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André Breton

Breton, André (äNdrāˈ brətôNˈ) [key], 1896–1966, French writer, founder and theorist of the surrealist movement. He studied neuropsychology and was one of the first in France to publicize the work of Freud. At first a Dadaist, he collaborated with Philippe Soupault in automatic writing in Les Champs magnétiques (1921). He then turned to surrealism, writing three manifestos (1924, 1930, 1934) and opening a studio for "surrealist research." Breton helped to found several reviews: Littérature (1919), Minotaure (1933), and VVV (1944). His other works include Nadja (1928, tr. 1960), a semiautobiographical novel; What is Surrealism? (1934, tr. 1936); Ode à Charles Fourier (1946); and L' Art Magique (1957).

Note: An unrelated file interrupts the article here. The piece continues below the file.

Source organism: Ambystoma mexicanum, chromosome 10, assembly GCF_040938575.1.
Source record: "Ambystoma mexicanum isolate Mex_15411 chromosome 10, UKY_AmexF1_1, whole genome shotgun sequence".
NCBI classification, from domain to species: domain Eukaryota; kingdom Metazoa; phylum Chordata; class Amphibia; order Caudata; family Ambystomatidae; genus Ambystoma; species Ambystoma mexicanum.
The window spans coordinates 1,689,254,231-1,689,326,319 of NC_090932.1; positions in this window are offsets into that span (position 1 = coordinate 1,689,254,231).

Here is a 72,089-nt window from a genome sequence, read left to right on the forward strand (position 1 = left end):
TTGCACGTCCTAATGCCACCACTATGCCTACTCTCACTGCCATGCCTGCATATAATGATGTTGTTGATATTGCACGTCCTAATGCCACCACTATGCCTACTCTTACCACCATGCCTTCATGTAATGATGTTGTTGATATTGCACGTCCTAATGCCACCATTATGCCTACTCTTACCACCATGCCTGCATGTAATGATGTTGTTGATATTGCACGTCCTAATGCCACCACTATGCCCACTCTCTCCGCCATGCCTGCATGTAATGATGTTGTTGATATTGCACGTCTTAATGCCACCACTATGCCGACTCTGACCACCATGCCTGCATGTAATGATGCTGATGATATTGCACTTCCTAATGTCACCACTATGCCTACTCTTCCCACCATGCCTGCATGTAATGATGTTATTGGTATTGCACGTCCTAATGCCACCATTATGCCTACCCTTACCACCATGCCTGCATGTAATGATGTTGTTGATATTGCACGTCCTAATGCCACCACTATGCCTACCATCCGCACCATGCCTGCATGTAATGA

See biography by M. Polizzotti (1995); study by A. E. Balakian (1971); A. E. Balakian and R. E. Kuenzli, ed., André Breton Today (1989).

The Columbia Electronic Encyclopedia, 6th ed. Copyright © 2012, Columbia University Press. All rights reserved.

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